Advertisement

SMALL BUSINESS

Job losses at small companies could reach 2 million by 2010

On an upbeat note, California decides to pay small companies on time despite the state's cash crunch.

February 09, 2009|Cyndia Zwahlen

As the recession bores deeper into the economy, small and medium-size businesses are showing the effects by shedding workers at a rapid pace.

That indicates, employment experts say, how the downturn is spreading well beyond the manufacturing and housing sectors.

On a more upbeat note, California officials have decided not to stiff the smallest businesses even though the budget mess has left the state unable to pay many of its bills.

--

The silence of the jobs: Small-business job losses could double to 2 million by January 2010 as firms with as many as 49 workers continue an employment decline that started a year ago, a national economic forecaster says.

"We're not done yet; you could easily see another 1 million small-business jobs lost," said Joel Prakken, chairman of Macroeconomic Advisers, the St. Louis firm that creates the monthly ADP National Employment Report with Automatic Data Processing Inc. of Roseland, N.J.

In January, small-business employment racked up its 12th straight monthly decline, dropping 175,000 jobs, or 0.4%, from December to 49.9 million, according to the report released last week.

Since February 2008, when the total small-business job count was 50.9 million, small firms have cut 1 million, or about 2%, of their jobs.

An additional 12 months of decline is probably in the cards before a turnaround, even with the passage of a stimulus package, said Prakken, who noted that employment typically lags behind the performance of the nation's gross domestic product.

GDP plunged in the fourth quarter of last year, is expected to post a decline the first three months of this year and will probably contract in the second quarter as well, he said.

"I think when we finally turn around it will be small business whose employment ramps up first," he said. But he is expecting "many more months of sharp declines."

The longest recent decline in small-business jobs lasted 10 months, from August 2001 to May 2002, when 381,000 jobs, or 0.8% of August's 46.7 million jobs, were lost.

The jobs report is based on a sample of the approximately 400,000 payrolls representing nearly 24 million U.S. employees that ADP processes for its clients.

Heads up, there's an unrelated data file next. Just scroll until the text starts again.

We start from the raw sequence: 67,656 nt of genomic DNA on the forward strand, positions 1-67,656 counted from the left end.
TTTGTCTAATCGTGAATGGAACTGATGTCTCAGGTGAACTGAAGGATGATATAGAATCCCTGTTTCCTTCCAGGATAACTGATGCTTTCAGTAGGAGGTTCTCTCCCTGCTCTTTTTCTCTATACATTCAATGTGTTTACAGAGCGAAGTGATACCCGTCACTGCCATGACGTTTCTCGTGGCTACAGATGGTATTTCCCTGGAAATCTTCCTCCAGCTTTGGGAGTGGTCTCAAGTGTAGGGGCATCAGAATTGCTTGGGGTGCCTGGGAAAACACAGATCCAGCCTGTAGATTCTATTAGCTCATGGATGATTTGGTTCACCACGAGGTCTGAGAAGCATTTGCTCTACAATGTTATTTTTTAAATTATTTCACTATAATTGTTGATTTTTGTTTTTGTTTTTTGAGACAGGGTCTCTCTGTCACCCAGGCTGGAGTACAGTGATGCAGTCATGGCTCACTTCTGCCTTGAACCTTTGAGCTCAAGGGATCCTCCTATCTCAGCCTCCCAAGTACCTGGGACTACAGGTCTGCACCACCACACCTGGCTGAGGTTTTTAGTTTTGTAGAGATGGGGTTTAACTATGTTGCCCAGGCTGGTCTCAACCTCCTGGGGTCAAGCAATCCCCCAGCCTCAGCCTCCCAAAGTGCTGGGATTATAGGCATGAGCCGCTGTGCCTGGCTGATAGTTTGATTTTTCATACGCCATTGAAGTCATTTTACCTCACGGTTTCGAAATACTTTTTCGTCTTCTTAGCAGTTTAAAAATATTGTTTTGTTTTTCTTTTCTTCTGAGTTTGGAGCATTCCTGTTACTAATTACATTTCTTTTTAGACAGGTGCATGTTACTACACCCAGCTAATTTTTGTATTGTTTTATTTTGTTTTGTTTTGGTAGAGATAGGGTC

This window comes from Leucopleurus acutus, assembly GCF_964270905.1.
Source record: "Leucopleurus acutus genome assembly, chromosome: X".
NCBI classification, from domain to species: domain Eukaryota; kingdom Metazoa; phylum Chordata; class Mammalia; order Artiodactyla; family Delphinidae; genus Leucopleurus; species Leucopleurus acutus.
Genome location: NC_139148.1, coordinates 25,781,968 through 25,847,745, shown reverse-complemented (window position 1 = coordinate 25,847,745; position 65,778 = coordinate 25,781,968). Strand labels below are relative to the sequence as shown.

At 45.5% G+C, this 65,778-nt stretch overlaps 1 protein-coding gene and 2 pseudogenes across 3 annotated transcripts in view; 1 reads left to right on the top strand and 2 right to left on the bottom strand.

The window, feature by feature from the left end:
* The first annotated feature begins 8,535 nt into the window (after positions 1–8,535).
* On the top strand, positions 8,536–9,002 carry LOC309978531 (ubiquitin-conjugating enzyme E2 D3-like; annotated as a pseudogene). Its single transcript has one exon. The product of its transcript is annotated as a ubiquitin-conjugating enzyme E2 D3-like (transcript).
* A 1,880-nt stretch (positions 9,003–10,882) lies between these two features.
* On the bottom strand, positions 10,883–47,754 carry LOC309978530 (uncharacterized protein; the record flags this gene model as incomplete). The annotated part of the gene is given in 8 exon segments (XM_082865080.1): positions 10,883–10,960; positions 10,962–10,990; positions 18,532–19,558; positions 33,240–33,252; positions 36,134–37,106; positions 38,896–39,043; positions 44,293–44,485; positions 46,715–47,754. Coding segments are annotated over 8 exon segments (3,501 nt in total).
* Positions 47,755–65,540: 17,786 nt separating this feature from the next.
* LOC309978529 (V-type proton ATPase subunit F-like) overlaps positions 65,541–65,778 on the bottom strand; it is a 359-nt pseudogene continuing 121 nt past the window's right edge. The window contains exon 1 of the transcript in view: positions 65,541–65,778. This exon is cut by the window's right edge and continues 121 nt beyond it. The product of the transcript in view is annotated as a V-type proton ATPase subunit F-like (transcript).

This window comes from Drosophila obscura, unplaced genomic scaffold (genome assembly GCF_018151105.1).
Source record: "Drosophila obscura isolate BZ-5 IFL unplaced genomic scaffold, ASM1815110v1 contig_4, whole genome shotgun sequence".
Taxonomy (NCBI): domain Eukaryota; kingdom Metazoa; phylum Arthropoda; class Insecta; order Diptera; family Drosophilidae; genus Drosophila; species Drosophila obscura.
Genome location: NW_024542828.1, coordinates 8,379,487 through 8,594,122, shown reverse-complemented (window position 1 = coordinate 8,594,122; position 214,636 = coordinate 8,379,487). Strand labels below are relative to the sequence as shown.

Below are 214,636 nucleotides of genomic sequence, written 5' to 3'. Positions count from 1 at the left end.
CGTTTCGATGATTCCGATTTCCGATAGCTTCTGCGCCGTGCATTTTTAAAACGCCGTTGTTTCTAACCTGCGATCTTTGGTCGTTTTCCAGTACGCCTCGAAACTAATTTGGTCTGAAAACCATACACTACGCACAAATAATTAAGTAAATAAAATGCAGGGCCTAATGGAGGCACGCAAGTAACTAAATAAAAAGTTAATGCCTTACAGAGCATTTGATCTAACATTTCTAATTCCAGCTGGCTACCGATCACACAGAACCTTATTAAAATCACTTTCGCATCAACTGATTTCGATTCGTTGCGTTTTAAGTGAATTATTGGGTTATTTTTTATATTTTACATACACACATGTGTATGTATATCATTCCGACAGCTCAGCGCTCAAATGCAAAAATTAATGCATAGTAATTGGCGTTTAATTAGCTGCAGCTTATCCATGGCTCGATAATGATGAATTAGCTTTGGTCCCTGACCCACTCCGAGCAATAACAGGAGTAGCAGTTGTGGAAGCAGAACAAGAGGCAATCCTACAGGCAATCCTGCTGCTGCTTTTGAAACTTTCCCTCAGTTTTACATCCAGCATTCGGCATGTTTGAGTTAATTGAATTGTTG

Employment at medium-size businesses, those with 50 to 499 employees, dropped by 255,000, or 0.6%, to 44 million in January, according to the report. Businesses with 500 or more workers cut 92,000 jobs, or 0.5% of total workers that month. They now employ 18.8 million, according to the report, which is online at www.adpemploymentreport.com.

--

But at least the check will be in the mail: Small businesses have been moved into line with those who will get paid on time by the state, despite the budget standoff that has contributed to California's severe cash crunch.

State Controller John Chiang said last week that he would exclude small firms from his plan to delay by 30 days an estimated $3.3 billion in payments from the state's general fund this month, including personal income tax refunds and corporation tax refunds.

Small-business vendors -- those with 100 or fewer employees and annual revenue of $12 million or less under state rules -- had been on the list of not-to-be-paids, along with other state vendors, nonprofits and local governments. Chiang's office estimated the small-business tab to be about $172 million, or one-third the estimated $515 million owed to business vendors this month.

On Tuesday, the controller's office said small firms would be able to get their money through "special funds" the Finance Department has proposed borrowing.

Officials hope to avoid triggering the state law that awards small businesses penalty interest of 91.25% a year if their "properly submitted, undisputed invoices or claims" aren't paid on time.

Other businesses paid late will be owed an annual penalty interest of 5.325%.

Finance Department spokesman H.D. Palmer said legislators were expected to soon approve the department's proposal to allow the state to borrow as much as $2 billion from 19 state funds that weren't currently accessible for internal borrowing.

Typically, a state department has 30 days after it receives an invoice to process it and send it to the controller's office for payment before it owes a penalty. The controller's office has 15 additional days to cut a check before it incurs the penalty. The new 30-day delay will come on top of that 45-day period.

To track the state's payment plans, check the home page of the Finance Department, at www.dof.ca.gov, and the controller's website at www.sco.ca.gov.

--

smallbiz@latimes.com

Advertisement
Los Angeles Times Articles
|
|
|